Multiple prominent journalists and lawmakers have been slapped with a lawsuit by lawyer Robert E. Barnes, who represents numerous Covington Catholic students.
The lawsuit was filed Aug. 14, 2019, and ten people are being sued for defamation. Among those being sued include 2020 Democratic presidential candidate and Massachusetts Sen. Elizabeth Warren, CNN political commentator Ana Navarro, New York Times journalist Maggie Haberman, writer Shaun King and six others, according to a court filing obtained by the Daily Caller.
The others named in the lawsuit are Democratic New Mexico Rep. Deb Haaland, political consultant Matthew John Dowd, comedian Kathy Griffin, ABC analyst Matthew Dowd, former CNN commentator Reza Aslan, Princeton University professor Kevin M. Kruse, editor of Mother Jones Clara Jeffery and author Jodi Jacobson.
Aslan received backlash after a January 2019 tweet asking Twitter users if they had “ever seen a more punchable face than” Covington Catholic student Nick Sandmann. The tweet was deleted Wednesday evening.
Barnes confirmed that he is not representing Sandmann in a tweet Thursday morning.
All #CovingtonBoys I represent retain anonymity as John Does (Nick Sandmann, who went public, is not my client). The reason to protect their privacy is the threats they already faced. A key precedent we seek: you should not forfeit your privacy to sue for invasion of privacy.
— Robert Barnes (@Barnes_Law) January 9, 2020
“Aslan helped lead social media lynch mob encouraging violence against a bunch of kids, then refused to even apologize when it was shown he was dead wrong,” Barnes told the Daily Caller.
Aslan has not yet responded to the lawsuit, Barnes added. It is not known if any of the other people being sued have responded to the lawsuit or when they were served with it.
— Robert Barnes (@Barnes_Law) January 8, 2020
Aslan wrote Thursday he “thought” he had deleted the tweet “a long time ago,” adding that his wife asked him to do so.
My wife had asked me to delete it and I do whatever my wife tells me to do. Then a couple of days ago, I saw that it had been remarked upon by this felon and adulterer you may be familiar with. I believe his name is Dinesh something. I realized I hadn’t and so I did. End of story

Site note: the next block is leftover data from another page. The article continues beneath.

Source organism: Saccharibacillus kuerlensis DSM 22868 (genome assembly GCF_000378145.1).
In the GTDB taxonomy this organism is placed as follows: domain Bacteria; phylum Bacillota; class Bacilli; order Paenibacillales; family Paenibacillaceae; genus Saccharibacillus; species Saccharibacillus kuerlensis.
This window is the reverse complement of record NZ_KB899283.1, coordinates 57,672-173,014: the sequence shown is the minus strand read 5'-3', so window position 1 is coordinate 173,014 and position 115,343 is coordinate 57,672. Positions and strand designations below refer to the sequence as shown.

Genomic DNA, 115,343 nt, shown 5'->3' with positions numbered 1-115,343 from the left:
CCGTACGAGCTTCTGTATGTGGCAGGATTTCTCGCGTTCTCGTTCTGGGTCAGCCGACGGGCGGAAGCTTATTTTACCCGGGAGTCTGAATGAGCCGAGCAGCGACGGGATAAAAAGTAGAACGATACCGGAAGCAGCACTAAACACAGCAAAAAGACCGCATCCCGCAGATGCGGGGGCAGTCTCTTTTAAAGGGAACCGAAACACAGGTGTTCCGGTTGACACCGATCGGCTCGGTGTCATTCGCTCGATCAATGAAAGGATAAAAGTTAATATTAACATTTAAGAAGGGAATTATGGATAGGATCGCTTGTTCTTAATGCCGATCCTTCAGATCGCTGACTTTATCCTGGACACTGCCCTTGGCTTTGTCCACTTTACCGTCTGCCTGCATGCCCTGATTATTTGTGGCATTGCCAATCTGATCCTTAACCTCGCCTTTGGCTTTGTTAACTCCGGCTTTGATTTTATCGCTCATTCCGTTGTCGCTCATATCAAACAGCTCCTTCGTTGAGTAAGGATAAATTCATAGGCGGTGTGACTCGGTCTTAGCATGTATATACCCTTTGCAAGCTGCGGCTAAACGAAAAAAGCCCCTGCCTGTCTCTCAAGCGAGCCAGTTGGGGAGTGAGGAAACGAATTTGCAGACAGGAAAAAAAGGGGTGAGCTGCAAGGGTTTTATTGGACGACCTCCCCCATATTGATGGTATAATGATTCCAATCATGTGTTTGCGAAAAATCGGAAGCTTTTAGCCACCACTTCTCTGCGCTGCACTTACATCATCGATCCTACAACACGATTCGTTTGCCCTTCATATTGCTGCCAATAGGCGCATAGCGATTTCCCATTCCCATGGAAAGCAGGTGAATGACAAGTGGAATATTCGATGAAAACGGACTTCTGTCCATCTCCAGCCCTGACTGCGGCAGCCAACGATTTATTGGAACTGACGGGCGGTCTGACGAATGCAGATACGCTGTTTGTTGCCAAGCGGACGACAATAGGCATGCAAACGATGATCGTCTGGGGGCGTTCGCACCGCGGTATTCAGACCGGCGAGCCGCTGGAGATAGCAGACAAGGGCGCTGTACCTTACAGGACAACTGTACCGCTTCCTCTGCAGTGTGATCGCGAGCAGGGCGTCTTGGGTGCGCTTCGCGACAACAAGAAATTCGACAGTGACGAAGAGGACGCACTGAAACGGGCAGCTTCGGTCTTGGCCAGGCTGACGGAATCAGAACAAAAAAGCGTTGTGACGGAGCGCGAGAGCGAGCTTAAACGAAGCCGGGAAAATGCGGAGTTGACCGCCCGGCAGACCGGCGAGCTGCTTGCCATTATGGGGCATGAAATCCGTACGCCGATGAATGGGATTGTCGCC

— Reza Aslan (@rezaaslan) January 9, 2020
The defamation lawsuit includes negligent infliction of emotional distress, harassment, and intrusion on seclusion. Barnes is seeking between $15,000 and $50,000 for each of the ten Covington Catholic boys, who have remained anonymous.
“A field trip to our nation’s capital for a group of minors from Covington, Kentucky turned into a social media nightmare that changed their futures forever,” the lawsuit reads. “Several of our Senators, most-famous celebrities, and widely read journalists, collectively used their large social media platforms, perceived higher credibility and public followings to lie and libel minors they never met, based on an event they never witnessed.”
“These defendants called for the kids to be named and shamed, doxxed and expelled, and invited public retaliation against these minors from a small town in Kentucky. The defendants circulated false statements about them to millions of people around the world.”
The Covington Catholic boys became notable after news outlets reported that Sandmann was mocking a Native American man, Nathan Phillips, while visiting Washington, D.C. in January 2019. (RELATED: Nathan Phillips Keeps Changing His Story, Still Keeps Getting It Wrong)
After media and lawmakers attacked Sandmann and the other boys, it became known that the Covington students were being verbally attacked by protestors nearby. CNN settled a lawsuit brought by Sandmann for an unknown amount Wednesday. The Covington Catholic student is also suing the Washington Post and NBC Universal.